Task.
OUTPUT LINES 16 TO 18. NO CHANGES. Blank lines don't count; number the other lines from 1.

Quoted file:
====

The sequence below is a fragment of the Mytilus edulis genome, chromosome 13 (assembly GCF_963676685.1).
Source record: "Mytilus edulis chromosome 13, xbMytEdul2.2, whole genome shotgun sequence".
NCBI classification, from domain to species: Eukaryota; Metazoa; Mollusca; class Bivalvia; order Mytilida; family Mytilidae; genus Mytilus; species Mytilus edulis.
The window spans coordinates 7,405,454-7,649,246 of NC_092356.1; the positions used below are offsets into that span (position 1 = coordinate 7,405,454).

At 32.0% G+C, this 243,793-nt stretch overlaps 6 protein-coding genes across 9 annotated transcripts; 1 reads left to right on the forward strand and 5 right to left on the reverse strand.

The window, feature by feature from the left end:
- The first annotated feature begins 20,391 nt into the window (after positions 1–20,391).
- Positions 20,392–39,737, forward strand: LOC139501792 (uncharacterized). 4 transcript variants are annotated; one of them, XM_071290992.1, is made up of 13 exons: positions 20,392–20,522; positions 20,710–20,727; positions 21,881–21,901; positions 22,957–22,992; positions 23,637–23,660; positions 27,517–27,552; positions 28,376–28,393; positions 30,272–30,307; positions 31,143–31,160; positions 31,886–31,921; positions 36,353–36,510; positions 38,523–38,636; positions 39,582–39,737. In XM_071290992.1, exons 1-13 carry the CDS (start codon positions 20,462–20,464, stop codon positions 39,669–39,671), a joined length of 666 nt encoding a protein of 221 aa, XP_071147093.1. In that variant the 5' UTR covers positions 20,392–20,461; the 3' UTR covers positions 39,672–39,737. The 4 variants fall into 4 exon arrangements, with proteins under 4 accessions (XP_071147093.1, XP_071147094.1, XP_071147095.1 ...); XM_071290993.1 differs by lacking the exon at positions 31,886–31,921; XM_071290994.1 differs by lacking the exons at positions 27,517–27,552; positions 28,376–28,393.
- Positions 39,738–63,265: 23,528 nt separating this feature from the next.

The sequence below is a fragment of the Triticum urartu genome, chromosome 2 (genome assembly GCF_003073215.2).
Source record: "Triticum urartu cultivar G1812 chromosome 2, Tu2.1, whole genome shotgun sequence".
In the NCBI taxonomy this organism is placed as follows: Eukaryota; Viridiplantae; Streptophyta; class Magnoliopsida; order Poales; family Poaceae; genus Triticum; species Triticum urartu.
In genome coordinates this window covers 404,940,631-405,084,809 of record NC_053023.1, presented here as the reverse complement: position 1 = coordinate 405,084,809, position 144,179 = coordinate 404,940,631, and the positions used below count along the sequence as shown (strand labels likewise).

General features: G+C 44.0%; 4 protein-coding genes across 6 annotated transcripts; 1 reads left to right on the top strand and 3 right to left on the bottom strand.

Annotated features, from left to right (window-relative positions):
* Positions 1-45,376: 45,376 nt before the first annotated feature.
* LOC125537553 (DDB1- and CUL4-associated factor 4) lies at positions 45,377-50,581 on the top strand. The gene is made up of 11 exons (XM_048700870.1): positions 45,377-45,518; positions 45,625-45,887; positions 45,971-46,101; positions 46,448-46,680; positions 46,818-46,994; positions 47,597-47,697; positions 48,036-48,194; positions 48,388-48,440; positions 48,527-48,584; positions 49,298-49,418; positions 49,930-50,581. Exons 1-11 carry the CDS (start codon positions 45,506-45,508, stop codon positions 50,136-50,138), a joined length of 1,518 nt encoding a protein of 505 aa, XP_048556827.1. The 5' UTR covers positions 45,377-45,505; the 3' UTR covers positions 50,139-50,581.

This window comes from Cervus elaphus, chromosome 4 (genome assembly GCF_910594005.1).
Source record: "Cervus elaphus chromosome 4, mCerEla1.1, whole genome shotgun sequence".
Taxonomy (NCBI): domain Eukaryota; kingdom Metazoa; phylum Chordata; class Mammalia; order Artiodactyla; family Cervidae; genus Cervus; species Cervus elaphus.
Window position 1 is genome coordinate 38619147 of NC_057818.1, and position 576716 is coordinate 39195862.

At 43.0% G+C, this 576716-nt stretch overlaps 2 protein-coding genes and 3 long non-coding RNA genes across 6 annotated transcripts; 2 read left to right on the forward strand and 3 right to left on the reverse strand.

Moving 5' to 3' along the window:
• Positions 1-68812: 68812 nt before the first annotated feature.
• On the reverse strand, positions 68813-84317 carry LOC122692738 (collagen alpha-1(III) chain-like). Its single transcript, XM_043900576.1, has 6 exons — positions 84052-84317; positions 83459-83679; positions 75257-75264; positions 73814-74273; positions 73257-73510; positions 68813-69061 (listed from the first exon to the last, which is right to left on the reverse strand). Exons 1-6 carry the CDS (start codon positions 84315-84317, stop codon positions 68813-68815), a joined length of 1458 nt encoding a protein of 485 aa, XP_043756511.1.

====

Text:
* Positions 1-45,376: 45,376 nt before the first annotated feature.
* LOC125537553 (DDB1- and CUL4-associated factor 4) lies at positions 45,377-50,581 on the top strand. The gene is made up of 11 exons (XM_048700870.1): positions 45,377-45,518; positions 45,625-45,887; positions 45,971-46,101; positions 46,448-46,680; positions 46,818-46,994; positions 47,597-47,697; positions 48,036-48,194; positions 48,388-48,440; positions 48,527-48,584; positions 49,298-49,418; positions 49,930-50,581. Exons 1-11 carry the CDS (start codon positions 45,506-45,508, stop codon positions 50,136-50,138), a joined length of 1,518 nt encoding a protein of 505 aa, XP_048556827.1. The 5' UTR covers positions 45,377-45,505; the 3' UTR covers positions 50,139-50,581.

This window comes from Cervus elaphus, chromosome 4 (genome assembly GCF_910594005.1).